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Bimodal evolution of Src and Abl kinase substrate specificity revealed using mammalian cell extract as substrate pool

By Patrick Finneran, Margaret Soucheray, Christopher Wilson, Renee Otten, Vanessa Buosi, Nevan J. Krogan, Danielle L. Swaney, Douglas L. Theobald, Dorothee Kern

Posted 12 Aug 2020
bioRxiv DOI: 10.1101/2020.08.12.248104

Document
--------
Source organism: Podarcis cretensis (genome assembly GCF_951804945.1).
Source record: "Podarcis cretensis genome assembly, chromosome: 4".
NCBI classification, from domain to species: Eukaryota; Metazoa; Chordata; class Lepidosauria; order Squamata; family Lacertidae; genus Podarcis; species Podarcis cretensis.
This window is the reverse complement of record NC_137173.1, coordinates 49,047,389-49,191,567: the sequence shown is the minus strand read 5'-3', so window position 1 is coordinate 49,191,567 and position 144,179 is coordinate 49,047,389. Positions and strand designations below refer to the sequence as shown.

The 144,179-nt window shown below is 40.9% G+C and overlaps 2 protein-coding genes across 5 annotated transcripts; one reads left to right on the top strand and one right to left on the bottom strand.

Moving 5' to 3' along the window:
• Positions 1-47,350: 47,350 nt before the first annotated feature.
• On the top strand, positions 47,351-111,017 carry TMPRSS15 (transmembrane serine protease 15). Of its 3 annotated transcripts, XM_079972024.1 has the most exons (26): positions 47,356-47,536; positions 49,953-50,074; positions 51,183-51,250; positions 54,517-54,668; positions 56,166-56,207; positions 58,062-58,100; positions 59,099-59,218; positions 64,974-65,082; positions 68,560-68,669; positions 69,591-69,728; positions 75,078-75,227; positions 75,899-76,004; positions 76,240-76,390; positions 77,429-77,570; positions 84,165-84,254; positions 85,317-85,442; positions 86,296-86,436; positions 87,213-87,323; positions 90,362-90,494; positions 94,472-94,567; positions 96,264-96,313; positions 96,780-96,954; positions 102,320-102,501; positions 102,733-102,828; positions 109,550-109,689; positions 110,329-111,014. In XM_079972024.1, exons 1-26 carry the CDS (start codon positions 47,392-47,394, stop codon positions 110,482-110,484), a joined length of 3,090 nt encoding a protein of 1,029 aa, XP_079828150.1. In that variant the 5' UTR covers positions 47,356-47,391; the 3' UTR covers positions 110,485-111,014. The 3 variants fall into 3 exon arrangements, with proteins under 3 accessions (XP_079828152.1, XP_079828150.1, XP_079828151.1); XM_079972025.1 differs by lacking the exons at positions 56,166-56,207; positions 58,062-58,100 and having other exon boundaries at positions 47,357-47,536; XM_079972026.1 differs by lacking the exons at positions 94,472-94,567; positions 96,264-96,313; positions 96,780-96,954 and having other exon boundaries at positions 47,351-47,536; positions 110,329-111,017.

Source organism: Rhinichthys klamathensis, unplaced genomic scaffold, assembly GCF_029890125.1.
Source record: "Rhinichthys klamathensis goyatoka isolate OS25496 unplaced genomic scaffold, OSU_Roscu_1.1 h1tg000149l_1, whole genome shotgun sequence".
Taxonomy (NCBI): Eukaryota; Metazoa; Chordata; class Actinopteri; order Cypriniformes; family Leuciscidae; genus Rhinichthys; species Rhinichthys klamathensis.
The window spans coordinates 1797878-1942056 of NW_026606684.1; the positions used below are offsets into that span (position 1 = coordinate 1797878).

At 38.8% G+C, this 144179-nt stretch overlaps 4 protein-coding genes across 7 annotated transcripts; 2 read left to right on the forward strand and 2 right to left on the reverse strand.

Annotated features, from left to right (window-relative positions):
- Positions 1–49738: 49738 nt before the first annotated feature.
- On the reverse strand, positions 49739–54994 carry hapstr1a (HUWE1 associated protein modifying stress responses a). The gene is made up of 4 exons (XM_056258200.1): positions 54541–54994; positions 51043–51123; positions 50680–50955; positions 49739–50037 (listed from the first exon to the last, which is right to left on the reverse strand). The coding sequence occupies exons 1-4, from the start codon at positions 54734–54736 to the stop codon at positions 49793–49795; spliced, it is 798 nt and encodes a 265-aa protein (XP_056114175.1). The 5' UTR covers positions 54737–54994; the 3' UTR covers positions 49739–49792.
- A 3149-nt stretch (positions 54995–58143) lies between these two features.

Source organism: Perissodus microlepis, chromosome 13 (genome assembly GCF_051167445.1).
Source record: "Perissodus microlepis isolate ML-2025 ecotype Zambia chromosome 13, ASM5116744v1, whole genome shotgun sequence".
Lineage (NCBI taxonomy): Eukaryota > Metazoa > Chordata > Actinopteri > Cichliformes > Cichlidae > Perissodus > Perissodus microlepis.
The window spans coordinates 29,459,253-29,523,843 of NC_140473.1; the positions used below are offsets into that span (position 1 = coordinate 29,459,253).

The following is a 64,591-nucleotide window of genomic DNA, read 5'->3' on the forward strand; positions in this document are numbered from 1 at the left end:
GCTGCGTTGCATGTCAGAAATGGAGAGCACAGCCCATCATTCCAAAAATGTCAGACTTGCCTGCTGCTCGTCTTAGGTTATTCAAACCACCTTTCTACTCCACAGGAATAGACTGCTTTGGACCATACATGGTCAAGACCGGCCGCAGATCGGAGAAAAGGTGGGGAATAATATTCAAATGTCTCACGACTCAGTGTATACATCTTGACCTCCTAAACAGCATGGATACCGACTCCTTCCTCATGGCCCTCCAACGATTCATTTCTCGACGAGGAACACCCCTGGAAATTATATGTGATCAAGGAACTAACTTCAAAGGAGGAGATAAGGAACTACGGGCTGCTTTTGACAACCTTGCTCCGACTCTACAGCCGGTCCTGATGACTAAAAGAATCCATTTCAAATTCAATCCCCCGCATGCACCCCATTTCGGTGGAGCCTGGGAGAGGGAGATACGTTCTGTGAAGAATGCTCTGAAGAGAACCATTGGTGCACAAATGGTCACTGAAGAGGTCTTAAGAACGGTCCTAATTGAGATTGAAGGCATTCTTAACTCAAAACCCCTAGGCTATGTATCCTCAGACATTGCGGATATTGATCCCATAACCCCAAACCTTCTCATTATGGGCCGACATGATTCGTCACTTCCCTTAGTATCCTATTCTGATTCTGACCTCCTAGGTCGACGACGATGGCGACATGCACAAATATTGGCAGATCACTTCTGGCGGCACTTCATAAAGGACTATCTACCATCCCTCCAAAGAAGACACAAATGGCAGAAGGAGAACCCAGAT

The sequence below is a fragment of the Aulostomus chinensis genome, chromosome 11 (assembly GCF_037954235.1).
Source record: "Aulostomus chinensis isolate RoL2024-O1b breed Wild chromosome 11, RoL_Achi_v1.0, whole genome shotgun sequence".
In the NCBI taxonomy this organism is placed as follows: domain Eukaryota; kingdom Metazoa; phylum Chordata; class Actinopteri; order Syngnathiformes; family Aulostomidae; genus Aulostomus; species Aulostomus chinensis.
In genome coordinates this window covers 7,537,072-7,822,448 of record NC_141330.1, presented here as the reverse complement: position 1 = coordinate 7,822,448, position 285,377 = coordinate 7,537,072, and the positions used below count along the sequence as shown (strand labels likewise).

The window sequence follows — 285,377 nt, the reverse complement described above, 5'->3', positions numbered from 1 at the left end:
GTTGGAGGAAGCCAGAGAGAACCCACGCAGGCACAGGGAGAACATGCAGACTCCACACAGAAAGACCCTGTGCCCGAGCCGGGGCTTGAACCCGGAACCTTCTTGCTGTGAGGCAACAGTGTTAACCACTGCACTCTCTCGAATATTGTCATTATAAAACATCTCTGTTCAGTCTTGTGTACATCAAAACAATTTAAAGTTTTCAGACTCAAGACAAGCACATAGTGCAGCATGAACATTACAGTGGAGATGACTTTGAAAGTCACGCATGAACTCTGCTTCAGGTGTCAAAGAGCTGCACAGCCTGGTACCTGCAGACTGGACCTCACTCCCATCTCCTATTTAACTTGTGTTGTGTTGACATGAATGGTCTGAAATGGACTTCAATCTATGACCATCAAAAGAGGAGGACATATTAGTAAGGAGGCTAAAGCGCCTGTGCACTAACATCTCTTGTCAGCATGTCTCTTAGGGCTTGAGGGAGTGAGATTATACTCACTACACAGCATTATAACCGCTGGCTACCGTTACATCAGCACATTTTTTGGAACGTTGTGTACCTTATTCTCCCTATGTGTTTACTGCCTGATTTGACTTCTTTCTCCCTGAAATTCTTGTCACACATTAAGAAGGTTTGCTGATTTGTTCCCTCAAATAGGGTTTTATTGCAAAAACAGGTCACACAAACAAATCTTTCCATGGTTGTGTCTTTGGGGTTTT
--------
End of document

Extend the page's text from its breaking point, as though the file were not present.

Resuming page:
The specificity of phosphorylation by protein kinases is essential to the integrity of biological signal transduction. While peptide sequence specificity for individual kinases has been examined previously, here we explore the evolutionary progression that has led to the modern substrate specificity of two non-receptor tyrosine kinases, Abl and Src. To efficiently determine the substrate specificity of modern and reconstructed ancestral kinases, we developed a method using mammalian cell lysate as the substrate pool, thereby representing the naturally occurring substrate proteins. We find that the oldest tyrosine kinase ancestor was a promiscuous enzyme that evolved through a more specific last common ancestor into a specific human Abl. In contrast, the parallel pathway to human Src involved a loss of substrate specificity, leading to general promiscuity. These results add a new facet to our understanding of the evolution of signaling pathways, with both subfunctionalization and neofunctionalization along the evolutionary trajectories. ### Competing Interest Statement The authors have declared no competing interest.

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